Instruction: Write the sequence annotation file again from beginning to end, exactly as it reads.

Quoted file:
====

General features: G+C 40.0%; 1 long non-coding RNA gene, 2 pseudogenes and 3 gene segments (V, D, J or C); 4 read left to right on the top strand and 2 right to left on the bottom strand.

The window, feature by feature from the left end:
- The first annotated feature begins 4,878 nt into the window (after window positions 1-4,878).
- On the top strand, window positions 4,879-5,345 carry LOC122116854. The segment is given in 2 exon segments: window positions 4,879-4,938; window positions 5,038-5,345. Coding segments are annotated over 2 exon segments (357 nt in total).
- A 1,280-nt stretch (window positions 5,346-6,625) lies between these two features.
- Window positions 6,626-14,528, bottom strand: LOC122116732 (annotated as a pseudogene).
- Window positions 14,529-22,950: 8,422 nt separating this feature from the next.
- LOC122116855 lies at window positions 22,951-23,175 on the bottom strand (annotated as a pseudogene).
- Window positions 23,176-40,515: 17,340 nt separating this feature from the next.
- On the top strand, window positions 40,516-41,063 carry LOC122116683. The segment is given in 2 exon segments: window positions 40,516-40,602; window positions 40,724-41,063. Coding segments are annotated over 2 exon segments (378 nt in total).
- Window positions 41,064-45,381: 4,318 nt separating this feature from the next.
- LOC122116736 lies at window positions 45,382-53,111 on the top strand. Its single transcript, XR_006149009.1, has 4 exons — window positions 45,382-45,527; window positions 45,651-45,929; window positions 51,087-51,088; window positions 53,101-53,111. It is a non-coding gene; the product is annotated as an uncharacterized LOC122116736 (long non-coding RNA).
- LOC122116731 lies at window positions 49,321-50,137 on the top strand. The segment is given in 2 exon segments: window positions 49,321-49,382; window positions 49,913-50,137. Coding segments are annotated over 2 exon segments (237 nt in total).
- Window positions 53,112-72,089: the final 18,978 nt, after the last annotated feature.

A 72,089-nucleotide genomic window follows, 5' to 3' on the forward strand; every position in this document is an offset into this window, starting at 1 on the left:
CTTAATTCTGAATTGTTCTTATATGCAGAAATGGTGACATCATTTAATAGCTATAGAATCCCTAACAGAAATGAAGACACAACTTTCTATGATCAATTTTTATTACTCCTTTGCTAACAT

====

General features: G+C 40.0%; 1 long non-coding RNA gene, 2 pseudogenes and 3 gene segments (V, D, J or C); 4 read left to right on the top strand and 2 right to left on the bottom strand.

The window, feature by feature from the left end:
- The first annotated feature begins 4,878 nt into the window (after window positions 1-4,878).
- On the top strand, window positions 4,879-5,345 carry LOC122116854. The segment is given in 2 exon segments: window positions 4,879-4,938; window positions 5,038-5,345. Coding segments are annotated over 2 exon segments (357 nt in total).
- A 1,280-nt stretch (window positions 5,346-6,625) lies between these two features.
- Window positions 6,626-14,528, bottom strand: LOC122116732 (annotated as a pseudogene).
- Window positions 14,529-22,950: 8,422 nt separating this feature from the next.
- LOC122116855 lies at window positions 22,951-23,175 on the bottom strand (annotated as a pseudogene).
- Window positions 23,176-40,515: 17,340 nt separating this feature from the next.
- On the top strand, window positions 40,516-41,063 carry LOC122116683. The segment is given in 2 exon segments: window positions 40,516-40,602; window positions 40,724-41,063. Coding segments are annotated over 2 exon segments (378 nt in total).
- Window positions 41,064-45,381: 4,318 nt separating this feature from the next.
- LOC122116736 lies at window positions 45,382-53,111 on the top strand. Its single transcript, XR_006149009.1, has 4 exons — window positions 45,382-45,527; window positions 45,651-45,929; window positions 51,087-51,088; window positions 53,101-53,111. It is a non-coding gene; the product is annotated as an uncharacterized LOC122116736 (long non-coding RNA).
- LOC122116731 lies at window positions 49,321-50,137 on the top strand. The segment is given in 2 exon segments: window positions 49,321-49,382; window positions 49,913-50,137. Coding segments are annotated over 2 exon segments (237 nt in total).
- Window positions 53,112-72,089: the final 18,978 nt, after the last annotated feature.

A 72,089-nucleotide genomic window follows, 5' to 3' on the forward strand; every position in this document is an offset into this window, starting at 1 on the left:
CTTAATTCTGAATTGTTCTTATATGCAGAAATGGTGACATCATTTAATAGCTATAGAATCCCTAACAGAAATGAAGACACAACTTTCTATGATCAATTTTTATTACTCCTTTGCTAACAT